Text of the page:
Sunday, August 31, 2008

Business Books To Learn From

Business Books To Learn From

And feed them on your dreams
The one they pick
The one you'll know by.

-Crosby, Stills, Nash and Young

Charles Martin, entrepreneur and owner of Apollo’s Pizza in Richmond, has been quizzing me in his search for books about business and investments.

He made me aware that the average person doesn’t have a “ business reading list” they can get their hands on.

Many bookstores gear the business section to books promising quick riches or books by celebrities. You see a lot of easy money schemes sitting next to by Donald Trump.

If you ask 1000 business leaders about books that influenced their lives, none ever mention Donald Trump.

For my next column, I’m going to ask some great business leaders about the books that influence and inspire them.

This week, you're going to have to rely on me.

Top on my list is The Millionaire Next Door by Dr. Thomas Stanley. It’s easy to read and gives common sense advice. All of Stanley’s books, especially his early academic work, are good picks. Millionaire is an excellent read for small business owners like Charles.

Stanley’s research showed that people who own businesses are most likely to be millionaires.

The best way to learn is to watch somebody who’s doing it well. Since Warren Buffett is the richest man in the world, you can't go wrong by watching him.

There are over 60 books written about Buffett, with another highly anticipated biography being released later this month. I’ve read most of the Buffett biographies and the best is Buffett: Making of an American Capitalist by Roger Lowenstein.

My favorite personal finance books have been around for a long time. No matter how hard people try, there's are not new things to say about personal finance.

Thousands of personal finance books come to the same conclusion: spend less than you make, follow a budget, and invest for long periods of time.

It doesn’t get more complicated than that.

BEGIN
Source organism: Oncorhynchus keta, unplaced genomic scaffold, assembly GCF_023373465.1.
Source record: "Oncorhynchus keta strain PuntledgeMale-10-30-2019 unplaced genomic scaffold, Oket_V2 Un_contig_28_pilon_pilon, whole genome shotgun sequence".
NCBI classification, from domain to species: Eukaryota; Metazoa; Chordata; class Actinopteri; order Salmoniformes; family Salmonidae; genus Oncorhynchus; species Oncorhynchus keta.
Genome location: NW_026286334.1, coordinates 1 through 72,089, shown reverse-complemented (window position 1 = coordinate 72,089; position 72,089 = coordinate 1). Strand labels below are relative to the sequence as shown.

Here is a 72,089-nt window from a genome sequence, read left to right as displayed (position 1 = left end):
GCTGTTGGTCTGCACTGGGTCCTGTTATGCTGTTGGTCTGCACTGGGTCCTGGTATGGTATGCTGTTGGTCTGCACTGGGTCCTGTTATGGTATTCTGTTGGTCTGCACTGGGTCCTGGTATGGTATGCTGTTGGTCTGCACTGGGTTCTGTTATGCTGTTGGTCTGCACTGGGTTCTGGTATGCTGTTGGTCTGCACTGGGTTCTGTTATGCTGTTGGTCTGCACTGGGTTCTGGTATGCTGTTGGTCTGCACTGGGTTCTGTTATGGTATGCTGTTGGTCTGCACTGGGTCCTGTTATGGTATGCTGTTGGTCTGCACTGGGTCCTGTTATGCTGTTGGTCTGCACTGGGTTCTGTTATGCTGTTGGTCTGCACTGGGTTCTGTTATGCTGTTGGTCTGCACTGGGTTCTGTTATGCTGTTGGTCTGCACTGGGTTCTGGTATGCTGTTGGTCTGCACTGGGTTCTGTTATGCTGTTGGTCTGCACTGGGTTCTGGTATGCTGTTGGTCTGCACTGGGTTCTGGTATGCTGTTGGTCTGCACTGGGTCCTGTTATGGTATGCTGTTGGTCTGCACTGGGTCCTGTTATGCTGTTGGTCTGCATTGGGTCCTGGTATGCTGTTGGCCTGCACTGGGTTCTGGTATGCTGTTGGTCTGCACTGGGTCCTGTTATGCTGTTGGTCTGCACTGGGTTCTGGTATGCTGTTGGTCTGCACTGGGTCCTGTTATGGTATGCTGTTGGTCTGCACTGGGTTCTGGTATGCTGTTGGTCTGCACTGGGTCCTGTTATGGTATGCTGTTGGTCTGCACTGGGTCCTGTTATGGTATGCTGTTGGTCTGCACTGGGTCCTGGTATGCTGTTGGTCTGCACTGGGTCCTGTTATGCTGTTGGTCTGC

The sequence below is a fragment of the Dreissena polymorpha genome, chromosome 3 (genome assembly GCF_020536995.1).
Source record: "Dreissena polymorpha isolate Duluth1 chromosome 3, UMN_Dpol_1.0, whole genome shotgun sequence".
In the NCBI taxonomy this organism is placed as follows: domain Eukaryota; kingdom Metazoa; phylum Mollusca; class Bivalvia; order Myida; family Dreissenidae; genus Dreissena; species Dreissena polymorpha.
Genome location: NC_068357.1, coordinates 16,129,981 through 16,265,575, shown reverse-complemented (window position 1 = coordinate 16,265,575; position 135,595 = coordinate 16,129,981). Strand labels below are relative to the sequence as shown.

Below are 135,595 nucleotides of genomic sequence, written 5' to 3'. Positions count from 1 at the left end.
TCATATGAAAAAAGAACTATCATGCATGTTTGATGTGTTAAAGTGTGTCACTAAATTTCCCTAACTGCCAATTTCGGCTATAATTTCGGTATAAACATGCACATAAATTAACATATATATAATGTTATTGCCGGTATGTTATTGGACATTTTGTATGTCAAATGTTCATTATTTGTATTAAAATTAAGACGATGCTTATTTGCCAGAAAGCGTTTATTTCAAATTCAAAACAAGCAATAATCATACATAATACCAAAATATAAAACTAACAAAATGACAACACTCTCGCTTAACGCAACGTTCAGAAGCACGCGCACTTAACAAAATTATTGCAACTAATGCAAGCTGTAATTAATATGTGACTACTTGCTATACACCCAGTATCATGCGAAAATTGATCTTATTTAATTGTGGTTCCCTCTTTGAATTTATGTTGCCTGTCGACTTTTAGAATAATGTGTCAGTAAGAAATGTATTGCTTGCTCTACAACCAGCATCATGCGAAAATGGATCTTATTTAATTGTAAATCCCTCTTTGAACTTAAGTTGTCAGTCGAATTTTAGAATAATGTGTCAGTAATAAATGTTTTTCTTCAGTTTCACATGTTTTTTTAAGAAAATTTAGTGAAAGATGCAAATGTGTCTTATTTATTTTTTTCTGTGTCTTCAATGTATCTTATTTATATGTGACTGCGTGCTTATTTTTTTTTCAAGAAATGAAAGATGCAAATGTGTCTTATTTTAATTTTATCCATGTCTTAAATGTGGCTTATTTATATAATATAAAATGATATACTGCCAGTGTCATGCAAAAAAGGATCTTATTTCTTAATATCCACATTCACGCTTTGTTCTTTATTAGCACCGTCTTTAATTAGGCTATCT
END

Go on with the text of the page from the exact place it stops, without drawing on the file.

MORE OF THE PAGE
Three books I like are: The Challenges of Wealth by Amy Domini, Financial Peace by Dave Ramsey and The Only Investment Guide You Will Ever Need by Andrew Tobias.

I like Amy because she has a lot of deep research. I like Dave because he hates credit cards and learned from the school of hard knocks. I like Andy because he is insightful and funny.

Andy once said that I was insightful and funny. I want to return the favor. He the only finance writer I know of that makes you laugh out loud.

All the books are easy to read. None give you any magic bullets or get rich quick schemes.

If you feel like you have mastered the basics, it’s time to move up to Benjamin Graham. Dr. Graham is the academic who influenced on Warren Buffett and countless other investors.

Graham’ stuff is complex, but well worth the time. The classic Graham book is Security Analysis, and his best known book is The Intelligent Investor.
Another oldie but goodie is A Random Walk Down Wall Street. I would also grudgingly admit that Peter Lynch’s One Up On Wall Street has value.
I’ve written at 20 columns bashing Lynch but he wrote his book before his company started peddling crummy mutual funds to soldiers fighting in Iraq.
One of the reasons I remain mad at Lynch is that, from his book, I knew he knew better.
In business, like anything else, people need to know about history. I reviewed Joe Nocera’s, A Piece of the Action for the Lexington Herald in 1994 and said it was one of the greatest business books ever written. Nothing has caused me to change my mind.
A Piece of Action gives Joe’s perspective on the history of personal finance in America on how it enabled the average consumer.
People often fall off their investment plans or have their businesses fail because they don’t have a long term vision or goal.
The classic book on vision is The Magic of Thinking Big by Dr. David Schwartz. I re-read it every year.
I also like Mastering the Game, an obscure book by Dr. Kerry Johnson. Lately, I’ve been reading The Four Hour Work Week by Timothy Ferriss. I expected to hate the book but it has some great insights into using technology and outsourcing to balance life.
Don McNay is Chairman of the Board for McNay Settlement Group in Richmond. You can read his award winning column at or write to him at

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